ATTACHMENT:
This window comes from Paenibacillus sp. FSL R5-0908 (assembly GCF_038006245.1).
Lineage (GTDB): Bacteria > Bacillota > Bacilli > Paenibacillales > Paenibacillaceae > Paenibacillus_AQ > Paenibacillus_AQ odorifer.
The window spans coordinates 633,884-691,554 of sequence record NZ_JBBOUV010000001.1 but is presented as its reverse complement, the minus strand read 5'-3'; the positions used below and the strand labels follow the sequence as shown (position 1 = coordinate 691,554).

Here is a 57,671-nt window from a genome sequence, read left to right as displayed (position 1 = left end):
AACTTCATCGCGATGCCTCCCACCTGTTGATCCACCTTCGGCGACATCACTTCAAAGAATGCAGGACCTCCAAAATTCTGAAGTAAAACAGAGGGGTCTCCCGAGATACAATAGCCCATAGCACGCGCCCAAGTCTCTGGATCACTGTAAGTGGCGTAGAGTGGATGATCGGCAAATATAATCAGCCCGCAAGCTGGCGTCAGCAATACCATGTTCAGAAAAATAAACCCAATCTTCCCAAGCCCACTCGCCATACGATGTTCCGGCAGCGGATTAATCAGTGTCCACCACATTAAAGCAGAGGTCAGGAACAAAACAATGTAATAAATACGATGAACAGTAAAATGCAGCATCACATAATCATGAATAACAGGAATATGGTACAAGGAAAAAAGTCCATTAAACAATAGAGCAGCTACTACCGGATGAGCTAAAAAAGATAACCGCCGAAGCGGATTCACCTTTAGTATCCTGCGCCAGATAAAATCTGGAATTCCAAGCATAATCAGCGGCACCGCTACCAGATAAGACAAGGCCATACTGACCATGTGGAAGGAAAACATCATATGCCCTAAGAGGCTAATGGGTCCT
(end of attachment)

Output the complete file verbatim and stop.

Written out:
This window comes from Paenibacillus sp. FSL R5-0908 (assembly GCF_038006245.1).
Lineage (GTDB): Bacteria > Bacillota > Bacilli > Paenibacillales > Paenibacillaceae > Paenibacillus_AQ > Paenibacillus_AQ odorifer.
The window spans coordinates 633,884-691,554 of sequence record NZ_JBBOUV010000001.1 but is presented as its reverse complement, the minus strand read 5'-3'; the positions used below and the strand labels follow the sequence as shown (position 1 = coordinate 691,554).

Here is a 57,671-nt window from a genome sequence, read left to right as displayed (position 1 = left end):
AACTTCATCGCGATGCCTCCCACCTGTTGATCCACCTTCGGCGACATCACTTCAAAGAATGCAGGACCTCCAAAATTCTGAAGTAAAACAGAGGGGTCTCCCGAGATACAATAGCCCATAGCACGCGCCCAAGTCTCTGGATCACTGTAAGTGGCGTAGAGTGGATGATCGGCAAATATAATCAGCCCGCAAGCTGGCGTCAGCAATACCATGTTCAGAAAAATAAACCCAATCTTCCCAAGCCCACTCGCCATACGATGTTCCGGCAGCGGATTAATCAGTGTCCACCACATTAAAGCAGAGGTCAGGAACAAAACAATGTAATAAATACGATGAACAGTAAAATGCAGCATCACATAATCATGAATAACAGGAATATGGTACAAGGAAAAAAGTCCATTAAACAATAGAGCAGCTACTACCGGATGAGCTAAAAAAGATAACCGCCGAAGCGGATTCACCTTTAGTATCCTGCGCCAGATAAAATCTGGAATTCCAAGCATAATCAGCGGCACCGCTACCAGATAAGACAAGGCCATACTGACCATGTGGAAGGAAAACATCATATGCCCTAAGAGGCTAATGGGTCCT